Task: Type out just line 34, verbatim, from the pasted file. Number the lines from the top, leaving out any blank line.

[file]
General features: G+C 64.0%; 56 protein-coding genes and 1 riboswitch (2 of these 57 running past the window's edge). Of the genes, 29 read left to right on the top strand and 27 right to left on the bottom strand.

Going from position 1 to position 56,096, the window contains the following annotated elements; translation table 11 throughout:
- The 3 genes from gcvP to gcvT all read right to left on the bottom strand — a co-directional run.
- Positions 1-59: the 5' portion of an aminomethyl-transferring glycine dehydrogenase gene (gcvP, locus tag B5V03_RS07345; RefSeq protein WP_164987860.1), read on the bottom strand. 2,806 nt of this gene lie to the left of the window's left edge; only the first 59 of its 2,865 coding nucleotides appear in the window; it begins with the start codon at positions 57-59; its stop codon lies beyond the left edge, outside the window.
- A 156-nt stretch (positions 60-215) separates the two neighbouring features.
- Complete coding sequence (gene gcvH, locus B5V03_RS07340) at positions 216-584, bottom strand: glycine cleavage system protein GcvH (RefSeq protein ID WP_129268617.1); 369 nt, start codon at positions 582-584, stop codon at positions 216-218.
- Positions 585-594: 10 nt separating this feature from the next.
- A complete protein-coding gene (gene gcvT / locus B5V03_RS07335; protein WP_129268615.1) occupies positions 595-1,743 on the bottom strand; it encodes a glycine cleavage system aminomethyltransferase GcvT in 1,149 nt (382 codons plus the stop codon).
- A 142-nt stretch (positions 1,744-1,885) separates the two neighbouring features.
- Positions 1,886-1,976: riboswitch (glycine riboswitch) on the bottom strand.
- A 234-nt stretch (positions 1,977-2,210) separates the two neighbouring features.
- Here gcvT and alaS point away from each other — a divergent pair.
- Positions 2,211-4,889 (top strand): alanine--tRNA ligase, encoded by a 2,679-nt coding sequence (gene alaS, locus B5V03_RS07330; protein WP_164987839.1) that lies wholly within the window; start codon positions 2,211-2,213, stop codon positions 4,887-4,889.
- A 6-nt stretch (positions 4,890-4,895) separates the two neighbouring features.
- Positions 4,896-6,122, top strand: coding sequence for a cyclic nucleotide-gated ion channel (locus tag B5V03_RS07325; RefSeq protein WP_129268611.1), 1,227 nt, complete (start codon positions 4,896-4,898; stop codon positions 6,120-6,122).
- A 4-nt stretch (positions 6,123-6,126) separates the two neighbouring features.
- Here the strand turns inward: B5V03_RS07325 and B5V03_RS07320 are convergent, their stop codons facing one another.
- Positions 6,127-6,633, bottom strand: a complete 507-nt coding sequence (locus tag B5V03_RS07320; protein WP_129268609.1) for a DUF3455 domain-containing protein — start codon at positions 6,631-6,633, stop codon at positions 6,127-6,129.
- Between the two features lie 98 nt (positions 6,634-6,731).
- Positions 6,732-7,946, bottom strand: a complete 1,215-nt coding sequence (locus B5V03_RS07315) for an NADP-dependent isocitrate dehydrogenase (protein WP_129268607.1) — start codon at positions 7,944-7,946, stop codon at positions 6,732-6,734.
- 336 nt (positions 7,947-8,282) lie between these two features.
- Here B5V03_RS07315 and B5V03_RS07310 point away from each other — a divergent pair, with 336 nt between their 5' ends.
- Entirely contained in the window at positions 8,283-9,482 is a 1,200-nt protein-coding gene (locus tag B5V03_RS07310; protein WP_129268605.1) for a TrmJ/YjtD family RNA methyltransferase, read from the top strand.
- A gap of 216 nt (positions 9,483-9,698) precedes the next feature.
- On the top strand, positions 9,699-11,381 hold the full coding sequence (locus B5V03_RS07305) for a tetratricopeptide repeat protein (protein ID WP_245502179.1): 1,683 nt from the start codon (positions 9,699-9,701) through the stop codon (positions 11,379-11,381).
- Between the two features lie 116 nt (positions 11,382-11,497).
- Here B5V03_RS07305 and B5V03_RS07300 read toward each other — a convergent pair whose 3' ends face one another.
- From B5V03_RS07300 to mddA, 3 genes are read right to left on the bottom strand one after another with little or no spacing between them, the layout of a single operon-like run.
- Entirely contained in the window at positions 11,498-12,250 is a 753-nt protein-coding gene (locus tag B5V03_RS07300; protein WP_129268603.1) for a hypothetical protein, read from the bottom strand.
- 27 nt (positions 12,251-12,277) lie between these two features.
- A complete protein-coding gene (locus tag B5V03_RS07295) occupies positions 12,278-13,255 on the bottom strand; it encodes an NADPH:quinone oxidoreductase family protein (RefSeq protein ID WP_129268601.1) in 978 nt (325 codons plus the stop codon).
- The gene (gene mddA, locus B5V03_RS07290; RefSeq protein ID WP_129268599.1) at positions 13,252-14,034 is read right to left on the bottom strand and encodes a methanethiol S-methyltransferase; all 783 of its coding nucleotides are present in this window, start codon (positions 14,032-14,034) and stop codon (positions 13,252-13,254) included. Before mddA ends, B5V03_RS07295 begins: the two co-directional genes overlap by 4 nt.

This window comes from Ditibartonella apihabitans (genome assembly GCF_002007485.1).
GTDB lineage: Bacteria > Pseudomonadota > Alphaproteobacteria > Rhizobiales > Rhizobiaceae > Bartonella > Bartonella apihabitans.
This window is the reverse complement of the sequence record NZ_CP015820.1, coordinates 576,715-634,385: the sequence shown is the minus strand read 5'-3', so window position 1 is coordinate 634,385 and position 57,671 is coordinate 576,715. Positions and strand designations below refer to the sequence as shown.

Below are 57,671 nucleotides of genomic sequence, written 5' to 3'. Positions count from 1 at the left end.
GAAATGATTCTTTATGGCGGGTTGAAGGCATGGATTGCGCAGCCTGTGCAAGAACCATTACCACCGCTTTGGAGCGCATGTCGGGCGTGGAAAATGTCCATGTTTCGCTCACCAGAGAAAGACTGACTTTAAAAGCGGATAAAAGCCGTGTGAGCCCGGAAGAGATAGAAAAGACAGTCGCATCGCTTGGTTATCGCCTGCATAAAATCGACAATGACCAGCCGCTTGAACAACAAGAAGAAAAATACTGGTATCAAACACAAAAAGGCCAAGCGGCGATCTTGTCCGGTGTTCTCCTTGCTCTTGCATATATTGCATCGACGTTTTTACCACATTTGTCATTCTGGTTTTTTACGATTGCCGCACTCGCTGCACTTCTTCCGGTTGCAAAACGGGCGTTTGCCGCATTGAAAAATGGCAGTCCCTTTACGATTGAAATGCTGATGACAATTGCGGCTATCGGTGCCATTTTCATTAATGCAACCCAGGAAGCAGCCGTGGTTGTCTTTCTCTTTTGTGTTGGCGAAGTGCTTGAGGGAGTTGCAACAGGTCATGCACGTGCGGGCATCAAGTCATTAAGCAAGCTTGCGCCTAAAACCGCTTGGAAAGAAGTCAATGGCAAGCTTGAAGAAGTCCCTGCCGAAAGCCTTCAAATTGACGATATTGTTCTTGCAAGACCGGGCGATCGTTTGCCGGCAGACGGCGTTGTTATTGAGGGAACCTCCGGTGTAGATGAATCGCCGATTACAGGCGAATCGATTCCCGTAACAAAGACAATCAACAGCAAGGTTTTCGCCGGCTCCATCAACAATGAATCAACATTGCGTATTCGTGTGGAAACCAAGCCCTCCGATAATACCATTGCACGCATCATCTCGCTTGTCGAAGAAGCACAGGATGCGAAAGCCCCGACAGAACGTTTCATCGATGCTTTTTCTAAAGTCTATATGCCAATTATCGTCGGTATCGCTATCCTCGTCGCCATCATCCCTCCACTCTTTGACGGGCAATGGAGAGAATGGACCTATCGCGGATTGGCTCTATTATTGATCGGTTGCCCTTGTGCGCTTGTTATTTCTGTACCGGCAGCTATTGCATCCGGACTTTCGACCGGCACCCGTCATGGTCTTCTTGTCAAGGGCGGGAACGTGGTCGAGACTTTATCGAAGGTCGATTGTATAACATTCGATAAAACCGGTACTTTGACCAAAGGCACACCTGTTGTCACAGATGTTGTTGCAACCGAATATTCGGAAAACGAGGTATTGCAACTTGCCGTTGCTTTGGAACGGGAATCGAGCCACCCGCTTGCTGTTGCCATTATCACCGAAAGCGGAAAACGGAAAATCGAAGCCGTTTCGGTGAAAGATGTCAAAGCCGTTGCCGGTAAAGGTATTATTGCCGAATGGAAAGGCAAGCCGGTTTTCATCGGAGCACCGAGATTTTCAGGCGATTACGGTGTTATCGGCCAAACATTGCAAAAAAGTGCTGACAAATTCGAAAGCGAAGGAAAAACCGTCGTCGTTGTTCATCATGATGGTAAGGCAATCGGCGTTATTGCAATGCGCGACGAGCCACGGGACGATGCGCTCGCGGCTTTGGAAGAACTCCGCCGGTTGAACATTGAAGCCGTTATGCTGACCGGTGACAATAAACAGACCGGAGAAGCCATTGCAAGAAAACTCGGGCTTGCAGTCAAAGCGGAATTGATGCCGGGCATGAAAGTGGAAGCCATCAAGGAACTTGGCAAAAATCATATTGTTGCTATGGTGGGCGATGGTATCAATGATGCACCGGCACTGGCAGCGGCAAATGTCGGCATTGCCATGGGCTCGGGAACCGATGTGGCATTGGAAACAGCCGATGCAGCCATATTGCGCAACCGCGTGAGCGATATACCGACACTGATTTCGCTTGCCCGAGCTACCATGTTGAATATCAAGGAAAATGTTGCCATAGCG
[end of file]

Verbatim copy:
GTDB lineage: Bacteria > Pseudomonadota > Alphaproteobacteria > Rhizobiales > Rhizobiaceae > Bartonella > Bartonella apihabitans.